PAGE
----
Tue 2 Oct 2012
Filed under: News,On The Border
Migrant rights groups say that thousands of Burmese workers living in the Thai border town of Mae Sot have been prevented from leaving to search for work elsewhere in Thailand, despite possessing legal work permits that allow them to do so.
Yaung Chi Oo, a Mae Sot-based advocacy group that works to protect the rights of Burmese migrant workers, said that factory owners in the town have colluded with local Thai authorities to detain and return workers who attempt to travel to other parts of the country.
Officials from the International Organization for Migration confirmed the reports when contacted by The Irrawaddy, but declined to make a formal statement.
The groups said that the police started blocking workers six months ago in response to complaints from employers who said that they were facing labor shortages. According to official figures, there are around 40,000 Burmese migrant workers in Mae Sot who are legally registered to work in Thailand.
These workers are typically paid between 60 and 100 baht (US $1.95 to $3.25) per day, far below the 226 baht ($7.35) they are entitled to under Thai law.
“The Thai employers should pay a fair wage to workers in order to solve the problem of worker shortages. They only give migrants half the pay they should receive,” said Moe Swe, the general secretary of Yaung Chi Oo.
Under Thai law, Burmese workers with legal documentation are free to work anywhere they chose in Thailand, said Moe Swe, adding that an agreement reached between the Thai and Burmese also guarantees Burmese workers the right to travel freely in Thailand.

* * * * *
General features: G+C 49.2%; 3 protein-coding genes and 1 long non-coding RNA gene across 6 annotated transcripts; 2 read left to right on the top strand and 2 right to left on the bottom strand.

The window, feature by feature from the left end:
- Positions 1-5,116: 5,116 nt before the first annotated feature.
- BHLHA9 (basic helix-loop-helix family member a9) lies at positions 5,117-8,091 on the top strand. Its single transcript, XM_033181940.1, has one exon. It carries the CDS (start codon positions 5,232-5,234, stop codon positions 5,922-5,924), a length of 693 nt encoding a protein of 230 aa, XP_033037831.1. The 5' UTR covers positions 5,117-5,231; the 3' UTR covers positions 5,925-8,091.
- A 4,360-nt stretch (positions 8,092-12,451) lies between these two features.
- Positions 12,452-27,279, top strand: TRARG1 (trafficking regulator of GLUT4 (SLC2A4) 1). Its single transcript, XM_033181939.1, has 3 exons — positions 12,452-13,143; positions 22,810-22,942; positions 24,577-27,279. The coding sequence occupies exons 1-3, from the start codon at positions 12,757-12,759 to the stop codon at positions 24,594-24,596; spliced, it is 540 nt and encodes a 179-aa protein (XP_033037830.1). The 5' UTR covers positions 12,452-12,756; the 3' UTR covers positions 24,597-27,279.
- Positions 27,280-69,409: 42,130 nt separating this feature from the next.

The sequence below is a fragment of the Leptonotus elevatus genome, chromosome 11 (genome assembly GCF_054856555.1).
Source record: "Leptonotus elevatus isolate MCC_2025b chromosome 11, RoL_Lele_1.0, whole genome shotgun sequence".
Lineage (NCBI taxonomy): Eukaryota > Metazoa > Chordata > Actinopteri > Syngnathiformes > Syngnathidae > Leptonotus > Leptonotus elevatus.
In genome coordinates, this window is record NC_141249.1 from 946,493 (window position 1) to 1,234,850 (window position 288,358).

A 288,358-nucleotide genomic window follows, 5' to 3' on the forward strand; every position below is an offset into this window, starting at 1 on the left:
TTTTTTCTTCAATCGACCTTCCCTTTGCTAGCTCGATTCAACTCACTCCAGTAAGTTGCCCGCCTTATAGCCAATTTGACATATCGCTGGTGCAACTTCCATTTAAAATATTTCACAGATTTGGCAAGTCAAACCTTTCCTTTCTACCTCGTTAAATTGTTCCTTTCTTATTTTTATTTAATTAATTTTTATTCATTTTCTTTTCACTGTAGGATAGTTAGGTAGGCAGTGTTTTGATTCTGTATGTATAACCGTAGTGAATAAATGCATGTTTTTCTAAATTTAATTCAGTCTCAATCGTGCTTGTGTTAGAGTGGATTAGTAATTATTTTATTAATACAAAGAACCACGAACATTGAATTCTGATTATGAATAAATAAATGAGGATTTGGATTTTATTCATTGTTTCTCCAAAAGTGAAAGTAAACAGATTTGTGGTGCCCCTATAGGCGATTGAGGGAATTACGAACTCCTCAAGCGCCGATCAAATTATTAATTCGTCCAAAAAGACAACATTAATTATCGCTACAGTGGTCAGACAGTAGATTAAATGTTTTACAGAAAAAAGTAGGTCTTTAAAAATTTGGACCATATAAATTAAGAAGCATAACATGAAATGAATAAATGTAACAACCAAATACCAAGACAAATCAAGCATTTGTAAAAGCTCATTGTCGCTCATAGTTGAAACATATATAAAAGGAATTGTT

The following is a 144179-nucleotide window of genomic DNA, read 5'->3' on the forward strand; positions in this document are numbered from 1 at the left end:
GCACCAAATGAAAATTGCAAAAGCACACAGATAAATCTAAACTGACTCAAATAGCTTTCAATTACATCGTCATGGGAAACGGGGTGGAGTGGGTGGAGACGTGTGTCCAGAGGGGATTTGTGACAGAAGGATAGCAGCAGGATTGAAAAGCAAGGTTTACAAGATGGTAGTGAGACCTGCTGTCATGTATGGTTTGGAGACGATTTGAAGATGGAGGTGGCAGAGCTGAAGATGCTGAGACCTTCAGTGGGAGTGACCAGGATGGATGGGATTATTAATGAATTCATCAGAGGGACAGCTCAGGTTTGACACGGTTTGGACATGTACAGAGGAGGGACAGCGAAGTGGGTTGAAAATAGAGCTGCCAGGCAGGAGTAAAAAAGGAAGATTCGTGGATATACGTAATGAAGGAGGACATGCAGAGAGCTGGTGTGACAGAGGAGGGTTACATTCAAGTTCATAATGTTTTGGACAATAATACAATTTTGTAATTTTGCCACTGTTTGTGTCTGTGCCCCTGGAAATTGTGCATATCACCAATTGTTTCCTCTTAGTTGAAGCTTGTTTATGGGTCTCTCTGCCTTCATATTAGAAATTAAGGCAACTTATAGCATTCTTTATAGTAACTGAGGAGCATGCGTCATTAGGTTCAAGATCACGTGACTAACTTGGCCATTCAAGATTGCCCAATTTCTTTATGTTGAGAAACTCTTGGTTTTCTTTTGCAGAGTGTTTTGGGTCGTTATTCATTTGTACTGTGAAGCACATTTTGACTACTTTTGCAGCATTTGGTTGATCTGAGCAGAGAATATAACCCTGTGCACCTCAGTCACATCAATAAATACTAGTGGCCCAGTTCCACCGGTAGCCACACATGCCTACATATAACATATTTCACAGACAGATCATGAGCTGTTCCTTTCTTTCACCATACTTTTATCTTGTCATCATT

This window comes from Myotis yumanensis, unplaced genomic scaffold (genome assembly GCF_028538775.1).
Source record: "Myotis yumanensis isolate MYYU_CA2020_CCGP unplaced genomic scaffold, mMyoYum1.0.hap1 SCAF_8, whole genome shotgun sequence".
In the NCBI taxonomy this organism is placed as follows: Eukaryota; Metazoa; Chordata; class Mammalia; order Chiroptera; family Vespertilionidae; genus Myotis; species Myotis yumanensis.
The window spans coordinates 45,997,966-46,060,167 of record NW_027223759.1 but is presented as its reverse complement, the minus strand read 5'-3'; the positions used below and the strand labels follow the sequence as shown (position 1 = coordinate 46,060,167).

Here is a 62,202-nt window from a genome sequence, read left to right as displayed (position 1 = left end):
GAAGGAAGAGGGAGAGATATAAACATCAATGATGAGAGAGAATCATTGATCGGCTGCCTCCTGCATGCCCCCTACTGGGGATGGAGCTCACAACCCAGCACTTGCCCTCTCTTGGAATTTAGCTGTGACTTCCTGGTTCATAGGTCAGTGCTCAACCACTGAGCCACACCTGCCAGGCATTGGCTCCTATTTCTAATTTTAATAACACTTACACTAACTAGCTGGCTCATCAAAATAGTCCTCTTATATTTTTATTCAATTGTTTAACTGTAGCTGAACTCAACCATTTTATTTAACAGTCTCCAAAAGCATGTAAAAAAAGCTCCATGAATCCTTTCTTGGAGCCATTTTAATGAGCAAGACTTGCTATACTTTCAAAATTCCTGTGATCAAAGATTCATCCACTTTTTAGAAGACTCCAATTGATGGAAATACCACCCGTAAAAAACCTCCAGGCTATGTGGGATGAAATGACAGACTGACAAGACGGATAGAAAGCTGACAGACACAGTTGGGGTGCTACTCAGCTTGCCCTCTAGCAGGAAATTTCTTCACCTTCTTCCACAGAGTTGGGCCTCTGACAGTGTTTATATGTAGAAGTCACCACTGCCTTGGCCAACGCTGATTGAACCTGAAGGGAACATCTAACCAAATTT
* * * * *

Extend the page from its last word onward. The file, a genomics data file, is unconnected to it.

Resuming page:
“As far as I know, Mae Sot is the only place where they impose this restriction,” he said.
Although Thai law is also supposed to ensure that workers are fairly paid, rights groups say this rarely happens in practice. This, says Moe Swe, is why many Burmese are attempting to leave Mae Sot in search of better wages.
In one case described by Moe Swe, a factory owner in Mae Sot who recently hired 90 Burmese workers complained that two-thirds of them had “run away” within a month of starting the job.
But while the labor shortage and measures to contain it are relatively new problems, abuses of workers’ rights have existed in Mae Sot for decades, according to Andy Hall, a consultant at the Human Rights Development Foundation (HRDF) and a foreign expert at Mahidol University in Bangkok.
“The situation in Mae Sot is one of systematic and carefully planned and orchestrated migrant labor rights violations and has been for a long time now, in fact, for decades,” said Hall.
“Despite links to overseas markets and consumers who even more than Thailand should be ensuring rights of all workers in their production chains, Mae Sot export-orientated and labor-intensive factories are amongst some of the most blatant violators of worker rights in the world, with too many workers receiving no more than workers inside Myanmar and sometimes even less,” he added.
In addition to legally registered workers, rights groups estimate that there are at least 100,000 illegal workers from Burma in Mae Sot. Many of these workers earn no more than a dollar or two a day, and reports of debt bondage, forced labor and child labor are more common here than anywhere else in the country.
Some workers report getting paid nothing at all, while others say that their already low salaries are subject to numerous unlawful deductions.
“The situation in Mae Sot is generally unacceptable and there has been little genuine attempt by Thailand to address the abuse that continues there,” said Hall.
Until Thailand—and Burma—do something to stem the abuses faced by workers in Mae Sot, rights groups say the exodus to other parts of Thailand will continue no matter what the authorities do to stop it.
“As long as the Thai employers [in Mae Sot] continue to exploit workers, there will be no solution to this problem, because more people are going go to Bangkok even if they are banned from traveling,” said Moe Swe.